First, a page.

“Being open and transparent about the potential gaps in their system and the limits they face is sufficient in cautioning the public that while they have done their due diligence, everything should be taken with a grain of salt.”
To their credit, WUSG copped to the error quickly, detailing the fault in their process before they were issued a correction notice.
Regional solidarity and knowledge sharing
Central to any outlets that report news is the issue of funding and sustainability. The funding issue is complex and it plagues media players of all sizes and slants in and beyond our borders. It’s unlikely this will be reconciled in a timely manner.
Still, however, there could be a resource that we already have which is underutilised: knowledge sharing.
Journalists work in silos partly due to competitiveness. Scoops and sources are trade secrets and proprietary information. In the alternative media space, journalists are further siloed from their mainstream peers, given the unequal flow of top-down information. As stressed previously, not all newsrooms are created equal, and access can impact output.
Since there’s not much pie to share in the first place—when it comes to funding, market share, and audience reach—there’s a heightened sense of competition between the alternative media outlets. This instinct seems like a survival skill, but does this practice of suspicion and secrecy hinder the potential of the alternative media space at large?
In one respect, the segmented nature of the media ecosystem prevents the cultivation of new talent by gatekeeping knowledge, credibility, and access.
On the subject of gatekeeping, there’s plenty of that in our reticence to accept alternative media platforms that publish unconventionally, like WUSG, as members of the media.
New Naratif’s latest report on Media Freedom and Independence in South East Asia posits that the “conventional definition of the term [news] involves an element of gatekeeping, as developments in the media landscape, where the production of information is no longer monopolised by the few, have rendered these definitions insufficient.”
Accepting publications and reporters who exist beyond the traditional lines of demarcation as media workers (viewing them as colleagues, instead of adversaries or a passing trend) may foster more credibility for the alternative media scene, even beyond the social-only platforms like WUSG.
An example of how this can work, would be the inauguration of an informal coalition of independent journalists in Singapore.
Coalitions are a useful tool to share knowledge; and in Singapore, this would help establish common journalistic best-practices to avoid mishaps like WUSG’s brush with POFMA in the first place.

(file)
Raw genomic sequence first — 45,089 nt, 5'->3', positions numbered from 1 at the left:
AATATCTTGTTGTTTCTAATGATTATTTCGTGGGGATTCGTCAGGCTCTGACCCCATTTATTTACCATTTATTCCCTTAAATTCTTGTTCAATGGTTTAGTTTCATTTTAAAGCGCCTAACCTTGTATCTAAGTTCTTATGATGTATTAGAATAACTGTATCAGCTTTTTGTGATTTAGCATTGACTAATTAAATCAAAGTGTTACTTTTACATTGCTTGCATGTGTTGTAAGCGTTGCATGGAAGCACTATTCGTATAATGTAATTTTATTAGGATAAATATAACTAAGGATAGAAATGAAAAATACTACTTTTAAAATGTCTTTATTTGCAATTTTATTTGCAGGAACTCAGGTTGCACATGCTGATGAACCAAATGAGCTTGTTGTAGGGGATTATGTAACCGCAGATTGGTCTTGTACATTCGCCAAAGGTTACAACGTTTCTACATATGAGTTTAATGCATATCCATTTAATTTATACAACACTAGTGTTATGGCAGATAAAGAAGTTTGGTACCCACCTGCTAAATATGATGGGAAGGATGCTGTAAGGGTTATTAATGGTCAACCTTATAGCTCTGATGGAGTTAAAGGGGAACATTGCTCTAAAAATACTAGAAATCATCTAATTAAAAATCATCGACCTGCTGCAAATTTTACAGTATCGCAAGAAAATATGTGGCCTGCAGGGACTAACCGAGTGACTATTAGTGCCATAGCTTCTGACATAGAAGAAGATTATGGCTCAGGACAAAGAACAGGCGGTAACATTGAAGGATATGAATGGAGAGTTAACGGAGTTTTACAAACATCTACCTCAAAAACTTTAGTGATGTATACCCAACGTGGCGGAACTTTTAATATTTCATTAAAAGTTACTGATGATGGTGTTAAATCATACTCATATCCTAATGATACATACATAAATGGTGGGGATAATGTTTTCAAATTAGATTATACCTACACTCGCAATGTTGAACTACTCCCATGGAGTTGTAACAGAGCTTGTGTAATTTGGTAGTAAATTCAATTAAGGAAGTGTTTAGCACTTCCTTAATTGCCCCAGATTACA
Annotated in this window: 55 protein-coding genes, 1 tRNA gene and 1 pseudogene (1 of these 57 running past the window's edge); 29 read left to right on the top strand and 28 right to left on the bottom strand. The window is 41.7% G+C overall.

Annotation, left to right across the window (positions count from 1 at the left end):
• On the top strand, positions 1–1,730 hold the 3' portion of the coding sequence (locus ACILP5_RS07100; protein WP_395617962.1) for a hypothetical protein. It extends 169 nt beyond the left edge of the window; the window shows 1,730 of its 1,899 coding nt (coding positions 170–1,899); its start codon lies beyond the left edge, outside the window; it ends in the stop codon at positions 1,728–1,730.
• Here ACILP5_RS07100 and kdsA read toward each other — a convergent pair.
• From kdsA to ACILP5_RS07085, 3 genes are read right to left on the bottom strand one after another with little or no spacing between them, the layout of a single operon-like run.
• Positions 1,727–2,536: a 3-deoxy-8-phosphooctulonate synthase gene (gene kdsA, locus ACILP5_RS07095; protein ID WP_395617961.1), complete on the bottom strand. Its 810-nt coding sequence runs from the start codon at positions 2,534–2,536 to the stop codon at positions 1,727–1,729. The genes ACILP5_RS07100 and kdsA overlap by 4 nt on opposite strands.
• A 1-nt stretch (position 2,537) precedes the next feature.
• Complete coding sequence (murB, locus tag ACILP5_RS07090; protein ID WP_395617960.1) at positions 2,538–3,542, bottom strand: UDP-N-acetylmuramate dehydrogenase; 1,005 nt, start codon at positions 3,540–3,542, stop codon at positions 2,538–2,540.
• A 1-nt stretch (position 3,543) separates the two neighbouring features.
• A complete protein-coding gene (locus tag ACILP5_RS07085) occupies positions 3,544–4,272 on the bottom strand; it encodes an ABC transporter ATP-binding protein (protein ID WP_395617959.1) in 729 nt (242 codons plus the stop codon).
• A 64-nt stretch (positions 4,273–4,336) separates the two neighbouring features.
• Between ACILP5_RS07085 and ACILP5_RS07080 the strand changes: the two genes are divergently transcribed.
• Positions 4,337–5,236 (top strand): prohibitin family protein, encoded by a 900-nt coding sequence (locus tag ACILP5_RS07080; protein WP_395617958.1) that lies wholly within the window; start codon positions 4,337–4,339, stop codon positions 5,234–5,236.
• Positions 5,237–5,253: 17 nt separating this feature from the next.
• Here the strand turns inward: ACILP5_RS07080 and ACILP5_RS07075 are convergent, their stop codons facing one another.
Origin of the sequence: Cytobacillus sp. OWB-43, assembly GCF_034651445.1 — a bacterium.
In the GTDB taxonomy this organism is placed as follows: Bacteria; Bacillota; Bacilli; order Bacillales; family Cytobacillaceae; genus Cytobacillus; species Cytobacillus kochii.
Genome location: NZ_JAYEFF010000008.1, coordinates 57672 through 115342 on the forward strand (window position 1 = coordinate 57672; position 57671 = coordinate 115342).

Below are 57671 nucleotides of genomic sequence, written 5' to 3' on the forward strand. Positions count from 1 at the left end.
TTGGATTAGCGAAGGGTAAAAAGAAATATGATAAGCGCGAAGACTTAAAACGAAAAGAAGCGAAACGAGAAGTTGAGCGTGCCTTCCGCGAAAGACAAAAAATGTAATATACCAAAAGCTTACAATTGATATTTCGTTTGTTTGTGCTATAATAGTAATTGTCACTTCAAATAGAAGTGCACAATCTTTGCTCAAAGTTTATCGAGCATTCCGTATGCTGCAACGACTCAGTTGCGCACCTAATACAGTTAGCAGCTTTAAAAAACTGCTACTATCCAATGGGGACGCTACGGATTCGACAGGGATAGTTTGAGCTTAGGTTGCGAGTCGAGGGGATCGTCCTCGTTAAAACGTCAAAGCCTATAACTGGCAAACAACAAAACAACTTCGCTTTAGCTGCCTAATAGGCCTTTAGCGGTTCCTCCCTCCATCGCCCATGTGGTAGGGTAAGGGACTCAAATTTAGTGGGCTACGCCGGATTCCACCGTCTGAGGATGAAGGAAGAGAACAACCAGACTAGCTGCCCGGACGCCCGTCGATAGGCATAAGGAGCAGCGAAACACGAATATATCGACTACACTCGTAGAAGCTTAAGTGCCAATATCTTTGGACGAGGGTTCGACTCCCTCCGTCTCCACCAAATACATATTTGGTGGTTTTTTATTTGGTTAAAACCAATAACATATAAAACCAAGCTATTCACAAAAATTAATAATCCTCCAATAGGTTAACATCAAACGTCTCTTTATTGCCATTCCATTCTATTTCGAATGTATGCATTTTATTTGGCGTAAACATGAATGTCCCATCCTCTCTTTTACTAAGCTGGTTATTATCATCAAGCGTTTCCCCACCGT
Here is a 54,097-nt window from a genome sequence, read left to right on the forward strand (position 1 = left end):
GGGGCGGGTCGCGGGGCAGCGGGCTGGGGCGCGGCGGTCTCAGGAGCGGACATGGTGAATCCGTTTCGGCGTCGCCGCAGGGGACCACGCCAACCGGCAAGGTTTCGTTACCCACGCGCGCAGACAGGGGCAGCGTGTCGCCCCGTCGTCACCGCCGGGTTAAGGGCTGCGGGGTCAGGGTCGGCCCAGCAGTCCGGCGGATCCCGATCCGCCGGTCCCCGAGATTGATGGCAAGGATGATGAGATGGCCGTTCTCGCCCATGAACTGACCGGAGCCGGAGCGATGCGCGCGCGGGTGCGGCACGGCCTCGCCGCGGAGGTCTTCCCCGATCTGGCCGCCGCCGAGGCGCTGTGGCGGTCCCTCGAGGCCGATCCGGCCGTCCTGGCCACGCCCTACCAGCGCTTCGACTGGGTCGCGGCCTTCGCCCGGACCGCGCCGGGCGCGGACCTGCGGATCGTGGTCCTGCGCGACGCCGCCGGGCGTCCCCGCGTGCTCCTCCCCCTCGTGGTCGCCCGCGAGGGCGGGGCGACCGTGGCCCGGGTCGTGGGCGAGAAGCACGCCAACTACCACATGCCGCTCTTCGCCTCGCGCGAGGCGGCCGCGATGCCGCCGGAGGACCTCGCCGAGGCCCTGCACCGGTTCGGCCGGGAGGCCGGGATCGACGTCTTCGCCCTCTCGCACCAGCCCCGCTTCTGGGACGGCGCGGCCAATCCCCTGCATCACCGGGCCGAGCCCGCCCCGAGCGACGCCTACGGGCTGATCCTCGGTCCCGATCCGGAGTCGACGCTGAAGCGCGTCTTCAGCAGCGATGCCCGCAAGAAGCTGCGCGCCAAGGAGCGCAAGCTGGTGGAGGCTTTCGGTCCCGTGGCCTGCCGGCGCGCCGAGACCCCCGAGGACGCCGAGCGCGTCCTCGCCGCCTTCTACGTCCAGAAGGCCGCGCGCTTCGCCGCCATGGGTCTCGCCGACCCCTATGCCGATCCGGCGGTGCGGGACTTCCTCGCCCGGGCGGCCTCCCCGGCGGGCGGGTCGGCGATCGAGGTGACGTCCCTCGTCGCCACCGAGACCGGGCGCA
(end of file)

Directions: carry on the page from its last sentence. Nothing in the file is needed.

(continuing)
This knowledge exchange has a precedent in South East Asia. There are journalistic coalitions in Indonesia (AJI), Cambodia (CamboJA), the Philippines (PCIJ), and Malaysia (CIJ). In these groups, knowledge is shared through fellowships, capacity building workshops, and the mental support of a solidarity network.
When asked how to increase alternative media sustainability in Singapore, Thum suggested that a paradigm shift is necessary to view the local media as part of this wider regional tradition.
“Independent journalists in Singapore will have a lot to benefit from sharing with their regional peers. In South East Asia, the media has many problems in common.”
Not all newsrooms are created equal
WUSG’s cardinal mistake was obvious to Balji. “You can never, ever trust only one source.”
This is a lesson learned by doing. A benefit of reporting for a well-funded operation is that there are multiple checkpoints between a story and the public. That’s a procedural advantage that legacy publications have over the leaner and scrappier alternative outlets.
Of course, there are varying degrees of leanness. It can be presumed that WUSG’s operation, though quite large in its reach, is constrained by its nature as a volunteer-run platform that does not raise money.
In Thum’s view, the lack of funding is the greatest obstacle for a healthy alternative media with editorial independence. “Media sustainability is the greatest challenge to media freedom,” he said.
But, where can that funding come from? Receiving foreign monies for any publication that deals with political issues is a no-go that is enshrined into law. Locally, convincing consumers to pay for their news access hasn’t exactly caught on. The subscription model has not yet sustained even our largest media operations, such as The Straits Times, without government intervention.
It would be hard to make a subscription model work as the sole income for an alternative media publication. Balji suggests this reluctance—to consider editorial independence as a service worth paying for—may have a cultural element.
“We are not a society that challenges views,” he said. “We just don’t have that culture.”